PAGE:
UAW Takes Legal Action Against GM and Stellantis Over Contract Negotiations

UAW President Shawn Fain Files Unfair Labor Practice Charges

In a recent development, United Auto Workers (UAW) President Shawn Fain has taken a significant step in response to contract negotiations with major automakers. Frustrated by what he perceives as a lack of good faith bargaining, Fain announced that the UAW has filed unfair labor practice charges against General Motors (GM) and Stellantis. This legal action was prompted by the automakers’ alleged failure to respond promptly and positively to the union’s demands.

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GM and Stellantis Accused of Willful Refusal to Bargain in Good Faith

Fain did not mince words when he accused GM and Stellantis of a “willful refusal to bargain in good faith.” He went on to describe this behavior as not only insulting and counterproductive but also illegal. These allegations were made during a Facebook Live session, where Fain emphasized the gravity of the situation.

“GM and Stellantis’ willful refusal to bargain in good faith is not only insulting and counterproductive, it’s also illegal,” said Fain.

“That’s why today, our union filed unfair labor practice charges, or ULPs, against both GM and Stellantis with the National Labor Relations Board.”

Stellantis Responds, Denies Allegations

In response to these allegations, Stellantis expressed shock and disbelief, asserting that there is no basis for Fain’s claims. The company issued a statement expressing its disappointment that Fain seemed more focused on pursuing legal charges than engaging in genuine negotiations. Stellantis emphasized its commitment to continuing negotiations in good faith to secure a new agreement and ensure the future well-being of its employees.

“This is a claim with no basis in fact, and we are disappointed to learn that Mr. Fain is more focused on filing frivolous legal charges than on actual bargaining,” the company statement reads.

“We will vigorously defend this charge when the time comes, but right now we are more focused on continuing to bargain in good faith for a new agreement. We will not allow Mr. Fain’s tactics to distract us from that important work to secure the future for our employees.”

GM’s Response Echoes Stellantis’ Stance

GM echoed Stellantis’ sentiments regarding the NLRB charges, stating that it was surprised by and strongly refuted the charges filed by the UAW. The automaker emphasized its dedication to negotiating directly and in good faith with the union, highlighting the progress made in these negotiations. Gerald Johnson, GM’s executive vice president of global manufacturing, reiterated the company’s commitment to reaching a mutually beneficial agreement.

“We are surprised by and strongly refute the NLRB charge filed by the International UAW. We believe it has no merit and is an insult to the bargaining committees. We have been hyper-focused on negotiating directly and in good faith with the UAW and are making progress,”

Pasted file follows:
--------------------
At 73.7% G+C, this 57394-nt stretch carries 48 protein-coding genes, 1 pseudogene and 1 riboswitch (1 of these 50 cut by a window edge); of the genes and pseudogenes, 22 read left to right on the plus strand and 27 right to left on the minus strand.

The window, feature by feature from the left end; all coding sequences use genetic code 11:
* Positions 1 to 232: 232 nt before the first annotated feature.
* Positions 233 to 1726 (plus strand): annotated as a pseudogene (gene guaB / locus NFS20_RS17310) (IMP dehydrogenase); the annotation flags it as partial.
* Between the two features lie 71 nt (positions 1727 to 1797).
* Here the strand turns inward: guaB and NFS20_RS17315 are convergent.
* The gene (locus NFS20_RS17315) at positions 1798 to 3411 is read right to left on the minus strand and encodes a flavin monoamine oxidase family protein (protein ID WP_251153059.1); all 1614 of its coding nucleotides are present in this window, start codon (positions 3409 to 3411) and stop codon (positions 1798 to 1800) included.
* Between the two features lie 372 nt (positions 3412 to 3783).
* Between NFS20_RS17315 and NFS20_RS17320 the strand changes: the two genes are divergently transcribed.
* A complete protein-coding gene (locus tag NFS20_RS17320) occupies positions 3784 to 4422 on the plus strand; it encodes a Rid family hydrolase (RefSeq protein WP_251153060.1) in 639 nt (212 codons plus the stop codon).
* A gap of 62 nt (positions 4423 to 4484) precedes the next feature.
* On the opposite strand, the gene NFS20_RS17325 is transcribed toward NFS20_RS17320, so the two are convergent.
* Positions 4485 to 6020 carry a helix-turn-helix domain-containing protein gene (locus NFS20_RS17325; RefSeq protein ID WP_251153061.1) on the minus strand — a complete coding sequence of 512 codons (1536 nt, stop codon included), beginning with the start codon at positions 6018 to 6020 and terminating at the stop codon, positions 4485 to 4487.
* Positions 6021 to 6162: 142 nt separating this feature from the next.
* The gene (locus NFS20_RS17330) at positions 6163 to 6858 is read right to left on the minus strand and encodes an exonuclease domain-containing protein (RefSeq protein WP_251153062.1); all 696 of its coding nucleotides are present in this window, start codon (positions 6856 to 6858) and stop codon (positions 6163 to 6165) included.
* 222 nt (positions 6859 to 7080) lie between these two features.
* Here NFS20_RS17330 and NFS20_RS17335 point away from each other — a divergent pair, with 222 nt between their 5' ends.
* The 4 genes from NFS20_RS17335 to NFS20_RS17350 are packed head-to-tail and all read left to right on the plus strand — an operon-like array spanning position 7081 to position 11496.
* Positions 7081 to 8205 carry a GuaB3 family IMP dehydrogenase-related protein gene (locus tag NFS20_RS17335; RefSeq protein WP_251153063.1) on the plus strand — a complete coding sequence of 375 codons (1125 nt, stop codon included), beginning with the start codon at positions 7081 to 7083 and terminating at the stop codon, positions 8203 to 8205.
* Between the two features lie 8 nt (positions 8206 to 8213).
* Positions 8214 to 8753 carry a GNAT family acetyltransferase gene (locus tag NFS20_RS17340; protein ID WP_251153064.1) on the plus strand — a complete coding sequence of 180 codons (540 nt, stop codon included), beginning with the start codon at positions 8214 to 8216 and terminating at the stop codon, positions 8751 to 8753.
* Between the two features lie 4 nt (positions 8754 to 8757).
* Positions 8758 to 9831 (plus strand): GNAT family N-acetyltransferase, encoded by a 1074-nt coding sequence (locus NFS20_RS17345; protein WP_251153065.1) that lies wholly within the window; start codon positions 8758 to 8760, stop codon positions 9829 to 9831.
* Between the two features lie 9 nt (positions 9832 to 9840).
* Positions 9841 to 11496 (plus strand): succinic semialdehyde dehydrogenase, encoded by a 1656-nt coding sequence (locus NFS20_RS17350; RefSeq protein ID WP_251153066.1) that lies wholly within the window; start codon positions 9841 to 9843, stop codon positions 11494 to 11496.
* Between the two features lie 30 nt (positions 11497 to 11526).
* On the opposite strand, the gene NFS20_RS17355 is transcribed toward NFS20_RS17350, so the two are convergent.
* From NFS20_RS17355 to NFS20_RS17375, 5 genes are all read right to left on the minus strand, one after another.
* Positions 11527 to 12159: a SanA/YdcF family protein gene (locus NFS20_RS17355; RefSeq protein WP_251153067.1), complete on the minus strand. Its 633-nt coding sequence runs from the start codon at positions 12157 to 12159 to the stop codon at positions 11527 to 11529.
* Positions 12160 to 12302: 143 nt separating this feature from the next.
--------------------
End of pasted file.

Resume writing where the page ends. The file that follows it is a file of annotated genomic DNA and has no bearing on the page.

Ford Faces Criticism Over Contract Proposal

While Fain did not file a complaint against Ford Motor, he heavily criticized the company’s response to the UAW’s demands. According to Fain, Ford’s recent proposal was “concessionary” and failed to meet the union’s needs. He cited specific issues, such as a 9% wage increase over the four-year term, one-time bonuses, and the use of temporary workers without the same benefits.

Ford’s CEO Responds and Presents Counterarguments

In response to Fain’s criticism, Ford released a comprehensive statement by CEO Jim Farley. Farley provided additional details of Ford’s proposal, emphasizing a 15% guaranteed combined wage increase, substantial bonuses, and other improvements over the last contract. He highlighted the importance of the proposed deal for Ford’s workers and the company’s ability to respond to industry transformations.

“This would be an important deal for our workers, and it would allow for the continuation of Ford’s unique position as the most American automaker — and give us the flexibility we need within our manufacturing footprint to respond to customer demand as the industry transforms,” said Farley.

“This offer would also allow Ford to compete, invest in new products, grow and share that future success with our employees through profit sharing.”

Contrasting Demands and Negotiations

The negotiations between the UAW and the automakers have exposed significant gaps in their positions. While the union has demanded a 46% wage increase, restoration of traditional pensions, and other substantial benefits, the companies have put forward their proposals, which include competitive wage increases and bonuses but differ from the union’s demands.